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Come and stay awhile at Loit.

That’s what the owners of the spacious multibrand lifestyle boutique want guests to do at its newly opened downtown Los Angeles shop and café that now positions Loit on both ends of the country.

The company, with a store open in Fort Lee, N.J., for the past four years, has prime real estate at the corner of West Olympic Boulevard and Hill Street in the South Park neighborhood, which includes the Staples Center, L.A. Live and a well-manicured neighborhood feel that sets it off from other parts of downtown.

The boutique, with its opening, also brings high-end fashion to the immediate area with its mix of emerging and established designers. That brand roster includes 3.1 Phillip Lim, Ann Demeulemeester, APC, Comme des Garçons, Canada Goose, Vetements, The Great, Raquel Allegra, Rachel Comey and J.W. Anderson, among others. There’s also a good mix of apothecary in Fornasetti and Diptyque candles and fragrances from Byredo.

“A lot of different things obviously factor into the decision-making process [for real estate],” said director Sung Bang. “First was current distribution. The brands that we currently work with, we didn’t want to go into another area where it’s totally saturated already.”

The executive pointed to markets such as Manhattan and other pockets of L.A. where there’s already ample retail.

“It didn’t quite make sense for us to go join that bandwagon,” Bang said. “At the time, we were researching for an area that had a lot of potential for growth. Downtown L.A. obviously is a new, up-and-coming area and we’re just fortunate to have found it early enough to be one of the first ones in downtown L.A.”

While plenty of buzz has built up around the Arts District neighborhood, other parts of downtown are also seeing development activity, including South Park. Loit is located within a mixed-use project called South Park by Windsor that includes 12,500 square feet of retail space along with 284 apartments. It’s across from the Fashion Institute of Design & Merchandising and close to the Ace Hotel, Acne and APC.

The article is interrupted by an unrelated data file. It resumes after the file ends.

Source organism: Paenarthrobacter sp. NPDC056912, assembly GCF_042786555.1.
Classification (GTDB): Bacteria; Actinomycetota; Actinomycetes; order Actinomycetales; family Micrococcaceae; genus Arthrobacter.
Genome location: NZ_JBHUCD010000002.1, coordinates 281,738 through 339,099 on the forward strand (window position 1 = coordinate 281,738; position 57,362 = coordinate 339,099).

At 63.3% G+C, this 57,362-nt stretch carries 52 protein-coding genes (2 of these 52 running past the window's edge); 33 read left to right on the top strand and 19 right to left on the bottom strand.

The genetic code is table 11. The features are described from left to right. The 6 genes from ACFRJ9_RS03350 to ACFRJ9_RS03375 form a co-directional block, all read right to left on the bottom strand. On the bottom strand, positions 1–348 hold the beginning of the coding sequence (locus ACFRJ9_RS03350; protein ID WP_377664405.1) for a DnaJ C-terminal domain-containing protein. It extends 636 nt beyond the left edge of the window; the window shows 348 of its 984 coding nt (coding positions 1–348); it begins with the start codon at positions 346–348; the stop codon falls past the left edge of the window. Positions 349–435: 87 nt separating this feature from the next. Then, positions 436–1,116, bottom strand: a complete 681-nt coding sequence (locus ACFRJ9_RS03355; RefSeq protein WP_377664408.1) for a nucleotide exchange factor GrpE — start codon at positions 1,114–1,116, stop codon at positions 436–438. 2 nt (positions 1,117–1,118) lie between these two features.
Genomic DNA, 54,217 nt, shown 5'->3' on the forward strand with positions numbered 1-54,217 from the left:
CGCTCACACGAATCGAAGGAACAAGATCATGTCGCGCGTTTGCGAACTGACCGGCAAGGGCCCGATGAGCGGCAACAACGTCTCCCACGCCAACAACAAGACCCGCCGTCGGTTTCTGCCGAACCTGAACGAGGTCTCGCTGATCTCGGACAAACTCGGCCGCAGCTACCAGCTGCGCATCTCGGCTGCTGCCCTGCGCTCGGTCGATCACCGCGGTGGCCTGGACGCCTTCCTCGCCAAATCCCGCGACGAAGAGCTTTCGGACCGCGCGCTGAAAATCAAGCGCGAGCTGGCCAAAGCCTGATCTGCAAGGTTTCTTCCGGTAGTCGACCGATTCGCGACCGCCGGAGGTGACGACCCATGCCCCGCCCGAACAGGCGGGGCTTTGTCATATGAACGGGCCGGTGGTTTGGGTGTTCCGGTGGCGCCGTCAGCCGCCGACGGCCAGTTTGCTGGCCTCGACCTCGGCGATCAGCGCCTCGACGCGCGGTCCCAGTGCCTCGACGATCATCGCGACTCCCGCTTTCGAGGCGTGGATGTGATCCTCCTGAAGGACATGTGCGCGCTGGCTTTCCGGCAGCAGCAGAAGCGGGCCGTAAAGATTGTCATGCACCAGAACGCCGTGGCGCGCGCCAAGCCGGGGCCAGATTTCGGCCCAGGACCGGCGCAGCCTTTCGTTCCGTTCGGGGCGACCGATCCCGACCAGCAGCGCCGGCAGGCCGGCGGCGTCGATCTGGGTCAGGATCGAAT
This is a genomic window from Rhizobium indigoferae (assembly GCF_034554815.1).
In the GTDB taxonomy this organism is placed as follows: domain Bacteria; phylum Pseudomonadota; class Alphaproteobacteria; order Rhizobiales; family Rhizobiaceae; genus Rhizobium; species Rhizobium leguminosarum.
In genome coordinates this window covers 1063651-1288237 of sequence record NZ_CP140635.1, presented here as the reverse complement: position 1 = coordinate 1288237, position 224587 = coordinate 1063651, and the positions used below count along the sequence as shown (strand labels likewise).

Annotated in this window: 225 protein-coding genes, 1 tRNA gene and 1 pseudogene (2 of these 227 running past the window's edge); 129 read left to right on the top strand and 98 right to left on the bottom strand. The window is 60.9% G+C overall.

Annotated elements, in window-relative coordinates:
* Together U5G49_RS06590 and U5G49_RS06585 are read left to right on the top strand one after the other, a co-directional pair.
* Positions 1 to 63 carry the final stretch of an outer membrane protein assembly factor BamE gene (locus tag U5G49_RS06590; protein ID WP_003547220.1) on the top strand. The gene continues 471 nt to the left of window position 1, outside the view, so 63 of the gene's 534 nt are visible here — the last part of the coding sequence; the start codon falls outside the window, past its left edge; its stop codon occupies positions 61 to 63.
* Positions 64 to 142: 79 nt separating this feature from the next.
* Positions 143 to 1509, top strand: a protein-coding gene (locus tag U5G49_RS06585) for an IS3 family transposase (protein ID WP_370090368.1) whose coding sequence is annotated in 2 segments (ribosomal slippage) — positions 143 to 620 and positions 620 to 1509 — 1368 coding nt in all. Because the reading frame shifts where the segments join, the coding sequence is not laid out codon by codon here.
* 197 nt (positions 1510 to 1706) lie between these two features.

The space is roughly 7,500 square feet with about 5,000 square feet dedicated to the retail store and the rest of it an adjoining cafe and lounge space serving up Loit’s own custom brew. That’s in addition to sizable outdoor seating. The New Jersey store also has its own food component, although not as large as Los Angeles.

“We wanted to have something that constantly keeps people coming into our spaces,” Bang said. “It’s the whole idea of wanting to continue to have people come through and just sit and relax or grab and go. More than anything, we wanted to keep that liveliness of people coming into our space. That was the primary reason and, second of all, it helps pay the rent.”

The company has plans to hold a grand opening Aug. 10.

Loit intends to open more stores in the future, although nothing is currently in development. Consideration of potentially launching Loit-branded product is also something the executive team has thought about, but that’s much farther out and would more than likely follow exclusive collaborations with brands that could roll out as early as within the next few seasons, Bang said.

Loit’s business has been gaining ground. The company began with its New Jersey store, breaking into the business first with men’s wear driven by the success of Japanese denim lines. In April of last year it bowed its online boutique. Merchandise is comprised of about 65 percent women’s and the rest men’s. The company saw gross sales roughly quadruple last year as a result of the boost from online, Bang reported. But strides in the business have also been measured in the number and caliber of brands the boutique is now working with.

“Four, five years ago when we first started, the biggest obstacle was trying to get initial brands into the store,” Bang said. “It’s probably one of the toughest tasks. That’s another reason why we had to start with men’s wear. Being able to build that brand matrix as we’ve gone on in that short period of time, I think that alone is an achievement for us.”

For More West Coast Coverage in WWD:

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The Rise – and Ugly Fall – of L.A. Retailer Kitson

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